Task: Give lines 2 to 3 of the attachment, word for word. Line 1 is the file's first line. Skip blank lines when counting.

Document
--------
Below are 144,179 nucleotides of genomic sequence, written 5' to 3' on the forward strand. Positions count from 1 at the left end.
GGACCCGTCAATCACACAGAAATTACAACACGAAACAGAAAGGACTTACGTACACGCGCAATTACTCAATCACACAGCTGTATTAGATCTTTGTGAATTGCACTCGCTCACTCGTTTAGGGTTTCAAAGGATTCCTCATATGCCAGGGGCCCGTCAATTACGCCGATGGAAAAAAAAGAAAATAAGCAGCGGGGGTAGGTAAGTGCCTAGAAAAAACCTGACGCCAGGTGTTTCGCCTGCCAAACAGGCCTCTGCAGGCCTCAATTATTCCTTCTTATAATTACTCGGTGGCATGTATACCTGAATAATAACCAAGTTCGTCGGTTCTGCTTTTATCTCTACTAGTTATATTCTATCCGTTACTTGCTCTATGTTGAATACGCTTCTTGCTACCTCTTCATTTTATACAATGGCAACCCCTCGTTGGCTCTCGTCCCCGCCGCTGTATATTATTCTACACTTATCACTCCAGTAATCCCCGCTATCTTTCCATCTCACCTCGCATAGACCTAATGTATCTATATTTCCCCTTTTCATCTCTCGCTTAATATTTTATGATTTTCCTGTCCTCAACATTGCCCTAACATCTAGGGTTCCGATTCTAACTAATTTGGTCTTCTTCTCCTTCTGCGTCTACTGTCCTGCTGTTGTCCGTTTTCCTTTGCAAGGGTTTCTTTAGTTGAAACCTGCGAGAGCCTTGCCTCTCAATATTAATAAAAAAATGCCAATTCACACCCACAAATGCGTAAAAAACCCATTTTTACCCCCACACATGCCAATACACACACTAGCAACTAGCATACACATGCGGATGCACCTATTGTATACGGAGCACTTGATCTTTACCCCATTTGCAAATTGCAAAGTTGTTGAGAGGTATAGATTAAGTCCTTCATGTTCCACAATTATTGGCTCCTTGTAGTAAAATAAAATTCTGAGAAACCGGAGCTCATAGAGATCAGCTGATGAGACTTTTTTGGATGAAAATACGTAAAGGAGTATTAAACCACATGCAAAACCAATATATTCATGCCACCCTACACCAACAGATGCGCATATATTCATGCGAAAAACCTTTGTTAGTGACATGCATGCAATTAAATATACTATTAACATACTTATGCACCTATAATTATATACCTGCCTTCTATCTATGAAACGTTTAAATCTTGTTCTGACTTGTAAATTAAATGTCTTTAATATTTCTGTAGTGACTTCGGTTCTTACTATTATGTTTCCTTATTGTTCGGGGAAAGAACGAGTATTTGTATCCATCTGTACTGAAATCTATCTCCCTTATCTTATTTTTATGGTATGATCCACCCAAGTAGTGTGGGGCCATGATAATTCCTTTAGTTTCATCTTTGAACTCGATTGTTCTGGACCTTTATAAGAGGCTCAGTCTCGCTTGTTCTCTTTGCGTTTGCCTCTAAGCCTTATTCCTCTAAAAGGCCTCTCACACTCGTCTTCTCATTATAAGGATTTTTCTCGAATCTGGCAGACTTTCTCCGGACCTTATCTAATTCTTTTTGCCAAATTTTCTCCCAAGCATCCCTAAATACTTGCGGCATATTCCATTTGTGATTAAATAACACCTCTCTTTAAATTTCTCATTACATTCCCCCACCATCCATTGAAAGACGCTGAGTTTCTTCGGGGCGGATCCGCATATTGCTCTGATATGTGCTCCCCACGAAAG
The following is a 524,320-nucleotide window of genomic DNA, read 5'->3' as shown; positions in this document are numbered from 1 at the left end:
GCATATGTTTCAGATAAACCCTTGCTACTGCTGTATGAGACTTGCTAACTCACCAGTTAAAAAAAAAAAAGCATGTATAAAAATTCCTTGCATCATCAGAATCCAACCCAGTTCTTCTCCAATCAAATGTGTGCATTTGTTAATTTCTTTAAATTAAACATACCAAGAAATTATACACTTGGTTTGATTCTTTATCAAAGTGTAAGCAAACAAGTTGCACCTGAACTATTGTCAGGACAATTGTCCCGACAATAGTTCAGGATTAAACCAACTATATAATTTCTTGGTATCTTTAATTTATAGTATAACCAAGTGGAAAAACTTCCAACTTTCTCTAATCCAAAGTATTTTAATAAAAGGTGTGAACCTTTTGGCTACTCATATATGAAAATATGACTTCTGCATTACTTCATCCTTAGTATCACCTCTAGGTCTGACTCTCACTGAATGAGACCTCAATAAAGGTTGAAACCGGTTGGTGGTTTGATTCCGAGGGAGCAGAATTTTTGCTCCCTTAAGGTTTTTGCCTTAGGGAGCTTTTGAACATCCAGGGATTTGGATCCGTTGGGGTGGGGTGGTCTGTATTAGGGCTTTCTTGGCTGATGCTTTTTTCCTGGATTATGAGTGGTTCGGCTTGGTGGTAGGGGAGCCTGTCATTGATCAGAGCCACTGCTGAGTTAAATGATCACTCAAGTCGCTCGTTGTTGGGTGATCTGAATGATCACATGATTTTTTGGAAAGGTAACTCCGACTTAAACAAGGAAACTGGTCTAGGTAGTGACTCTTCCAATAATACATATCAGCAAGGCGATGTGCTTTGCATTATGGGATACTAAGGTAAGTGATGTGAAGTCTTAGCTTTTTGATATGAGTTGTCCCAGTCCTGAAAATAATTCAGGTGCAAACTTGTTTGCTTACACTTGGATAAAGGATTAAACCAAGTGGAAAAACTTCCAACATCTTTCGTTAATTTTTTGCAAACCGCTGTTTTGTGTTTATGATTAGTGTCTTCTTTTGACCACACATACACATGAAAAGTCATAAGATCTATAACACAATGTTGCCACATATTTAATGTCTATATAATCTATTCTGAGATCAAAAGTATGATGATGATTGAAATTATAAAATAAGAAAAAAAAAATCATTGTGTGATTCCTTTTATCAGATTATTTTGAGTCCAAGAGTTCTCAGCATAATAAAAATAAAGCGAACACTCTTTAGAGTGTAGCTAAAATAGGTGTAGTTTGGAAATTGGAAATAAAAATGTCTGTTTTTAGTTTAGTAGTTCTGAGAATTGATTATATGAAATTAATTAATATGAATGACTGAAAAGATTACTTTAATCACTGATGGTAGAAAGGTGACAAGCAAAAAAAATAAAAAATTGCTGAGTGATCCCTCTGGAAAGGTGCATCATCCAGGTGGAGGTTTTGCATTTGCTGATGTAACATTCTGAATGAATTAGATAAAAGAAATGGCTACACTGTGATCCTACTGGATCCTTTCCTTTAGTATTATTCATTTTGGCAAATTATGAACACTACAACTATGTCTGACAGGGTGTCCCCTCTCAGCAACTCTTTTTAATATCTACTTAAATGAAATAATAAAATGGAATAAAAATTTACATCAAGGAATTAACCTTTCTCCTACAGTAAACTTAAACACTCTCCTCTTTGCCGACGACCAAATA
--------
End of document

GGACCCGTCAATCACACAGAAATTACAACACGAAACAGAAAGGACTTACGTACACGCGCAATTACTCAATCACACAGCTGTATTAGATCTTTGTGAATTGCACTCGCTCACTCGTTTAGGGTTTCAAAGGATTCCTCATATGCCAGGGGCCCGTCAATTACGCCGATGGAAAAAAAAGAAAATAAGCAGCGGGGGTAGGTAAGTGCCTAGAAAAAACCTGACGCCAGGTGTTTCGCCTGCCAAACAGGCCTCTGCAGGCCTCAATTATTCCTTCTTATAATTACTCGGTGGCATGTATACCTGAATAATAACCAAGTTCGTCGGTTCTGCTTTTATCTCTACTAGTTATATTCTATCCGTTACTTGCTCTATGTTGAATACGCTTCTTGCTACCTCTTCATTTTATACAATGGCAACCCCTCGTTGGCTCTCGTCCCCGCCGCTGTATATTATTCTACACTTATCACTCCAGTAATCCCCGCTATCTTTCCATCTCACCTCGCATAGACCTAATGTATCTATATTTCCCCTTTTCATCTCTCGCTTAATATTTTATGATTTTCCTGTCCTCAACATTGCCCTAACATCTAGGGTTCCGATTCTAACTAATTTGGTCTTCTTCTCCTTCTGCGTCTACTGTCCTGCTGTTGTCCGTTTTCCTTTGCAAGGGTTTCTTTAGTTGAAACCTGCGAGAGCCTTGCCTCTCAATATTAATAAAAAAATGCCAATTCACACCCACAAATGCGTAAAAAACCCATTTTTACCCCCACACATGCCAATACACACACTAGCAACTAGCATACACATGCGGATGCACCTATTGTATACGGAGCACTTGATCTTTACCCCATTTGCAAATTGCAAAGTTGTTGAGAGGTATAGATTAAGTCCTTCATGTTCCACAATTATTGGCTCCTTGTAGTAAAATAAAATTCTGAGAAACCGGAGCTCATAGAGATCAGCTGATGAGACTTTTTTGGATGAAAATACGTAAAGGAGTATTAAACCACATGCAAAACCAATATATTCATGCCACCCTACACCAACAGATGCGCATATATTCATGCGAAAAACCTTTGTTAGTGACATGCATGCAATTAAATATACTATTAACATACTTATGCACCTATAATTATATACCTGCCTTCTATCTATGAAACGTTTAAATCTTGTTCTGACTTGTAAATTAAATGTCTTTAATATTTCTGTAGTGACTTCGGTTCTTACTATTATGTTTCCTTATTGTTCGGGGAAAGAACGAGTATTTGTATCCATCTGTACTGAAATCTATCTCCCTTATCTTATTTTTATGGTATGATCCACCCAAGTAGTGTGGGGCCATGATAATTCCTTTAGTTTCATCTTTGAACTCGATTGTTCTGGACCTTTATAAGAGGCTCAGTCTCGCTTGTTCTCTTTGCGTTTGCCTCTAAGCCTTATTCCTCTAAAAGGCCTCTCACACTCGTCTTCTCATTATAAGGATTTTTCTCGAATCTGGCAGACTTTCTCCGGACCTTATCTAATTCTTTTTGCCAAATTTTCTCCCAAGCATCCCTAAATACTTGCGGCATATTCCATTTGTGATTAAATAACACCTCTCTTTAAATTTCTCATTACATTCCCCCACCATCCATTGAAAGACGCTGAGTTTCTTCGGGGCGGATCCGCATATTGCTCTGATATGTGCTCCCCACGAAAG
The following is a 524,320-nucleotide window of genomic DNA, read 5'->3' as shown; positions in this document are numbered from 1 at the left end: